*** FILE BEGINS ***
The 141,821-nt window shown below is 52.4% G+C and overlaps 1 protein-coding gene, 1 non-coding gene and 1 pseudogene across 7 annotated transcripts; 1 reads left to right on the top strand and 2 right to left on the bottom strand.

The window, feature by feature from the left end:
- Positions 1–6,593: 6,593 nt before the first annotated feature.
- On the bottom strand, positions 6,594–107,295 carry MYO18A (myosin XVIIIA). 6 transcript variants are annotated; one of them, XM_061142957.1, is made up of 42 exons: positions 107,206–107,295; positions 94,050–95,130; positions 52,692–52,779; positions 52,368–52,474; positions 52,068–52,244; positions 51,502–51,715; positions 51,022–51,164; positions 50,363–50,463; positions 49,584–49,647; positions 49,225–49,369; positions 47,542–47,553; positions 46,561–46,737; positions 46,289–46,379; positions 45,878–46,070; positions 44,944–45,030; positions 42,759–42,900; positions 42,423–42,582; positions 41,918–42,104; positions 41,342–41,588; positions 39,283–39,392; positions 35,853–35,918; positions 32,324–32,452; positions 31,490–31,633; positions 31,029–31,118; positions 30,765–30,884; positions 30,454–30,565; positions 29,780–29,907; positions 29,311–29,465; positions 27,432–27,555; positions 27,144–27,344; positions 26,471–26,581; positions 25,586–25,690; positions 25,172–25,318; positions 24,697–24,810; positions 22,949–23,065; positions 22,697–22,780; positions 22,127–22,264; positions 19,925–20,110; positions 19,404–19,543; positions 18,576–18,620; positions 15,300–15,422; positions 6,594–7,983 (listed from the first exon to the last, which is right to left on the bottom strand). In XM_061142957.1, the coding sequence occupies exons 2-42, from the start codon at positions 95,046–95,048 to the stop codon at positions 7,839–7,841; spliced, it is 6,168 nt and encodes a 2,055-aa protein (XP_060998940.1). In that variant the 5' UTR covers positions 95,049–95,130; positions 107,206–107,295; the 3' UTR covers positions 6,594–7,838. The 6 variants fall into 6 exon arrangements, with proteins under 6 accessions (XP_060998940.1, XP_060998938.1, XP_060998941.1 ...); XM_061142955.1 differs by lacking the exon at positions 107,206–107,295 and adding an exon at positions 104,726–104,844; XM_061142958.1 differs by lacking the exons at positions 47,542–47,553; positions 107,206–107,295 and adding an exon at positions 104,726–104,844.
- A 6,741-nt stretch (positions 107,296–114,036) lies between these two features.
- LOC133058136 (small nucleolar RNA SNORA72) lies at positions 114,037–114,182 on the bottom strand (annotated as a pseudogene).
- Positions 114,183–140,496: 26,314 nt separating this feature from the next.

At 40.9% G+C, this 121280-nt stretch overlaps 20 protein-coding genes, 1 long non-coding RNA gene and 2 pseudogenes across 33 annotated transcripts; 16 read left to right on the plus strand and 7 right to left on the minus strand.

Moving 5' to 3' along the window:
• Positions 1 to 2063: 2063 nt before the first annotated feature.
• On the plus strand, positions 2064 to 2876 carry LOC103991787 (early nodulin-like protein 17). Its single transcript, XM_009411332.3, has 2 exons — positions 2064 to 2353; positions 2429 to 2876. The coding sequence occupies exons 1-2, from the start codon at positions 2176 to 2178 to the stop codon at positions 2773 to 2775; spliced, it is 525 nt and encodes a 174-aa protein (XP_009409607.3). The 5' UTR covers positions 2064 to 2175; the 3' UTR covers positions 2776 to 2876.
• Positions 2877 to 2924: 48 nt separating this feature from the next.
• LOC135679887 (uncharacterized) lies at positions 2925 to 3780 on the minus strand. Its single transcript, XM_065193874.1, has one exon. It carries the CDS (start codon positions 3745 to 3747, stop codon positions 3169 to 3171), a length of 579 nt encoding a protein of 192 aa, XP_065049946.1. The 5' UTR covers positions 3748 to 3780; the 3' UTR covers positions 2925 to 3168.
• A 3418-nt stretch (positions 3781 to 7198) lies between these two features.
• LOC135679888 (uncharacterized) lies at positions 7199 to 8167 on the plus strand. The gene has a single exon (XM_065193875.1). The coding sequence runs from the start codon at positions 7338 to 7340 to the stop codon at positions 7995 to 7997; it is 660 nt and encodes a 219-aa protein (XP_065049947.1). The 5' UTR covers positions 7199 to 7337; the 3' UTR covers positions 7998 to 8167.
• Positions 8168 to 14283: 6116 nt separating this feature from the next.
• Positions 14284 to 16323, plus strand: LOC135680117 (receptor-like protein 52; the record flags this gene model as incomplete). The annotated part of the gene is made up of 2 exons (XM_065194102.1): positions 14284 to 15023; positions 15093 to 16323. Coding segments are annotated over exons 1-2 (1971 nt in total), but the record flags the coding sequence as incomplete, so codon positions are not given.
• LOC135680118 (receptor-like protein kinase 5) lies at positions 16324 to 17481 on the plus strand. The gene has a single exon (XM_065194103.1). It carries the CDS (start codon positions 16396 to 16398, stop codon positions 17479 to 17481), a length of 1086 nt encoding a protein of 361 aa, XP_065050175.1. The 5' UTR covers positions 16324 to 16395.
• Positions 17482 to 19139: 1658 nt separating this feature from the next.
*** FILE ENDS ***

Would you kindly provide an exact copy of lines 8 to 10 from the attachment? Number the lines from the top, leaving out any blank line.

At 40.9% G+C, this 121280-nt stretch overlaps 20 protein-coding genes, 1 long non-coding RNA gene and 2 pseudogenes across 33 annotated transcripts; 16 read left to right on the plus strand and 7 right to left on the minus strand.

Moving 5' to 3' along the window:
• Positions 1 to 2063: 2063 nt before the first annotated feature.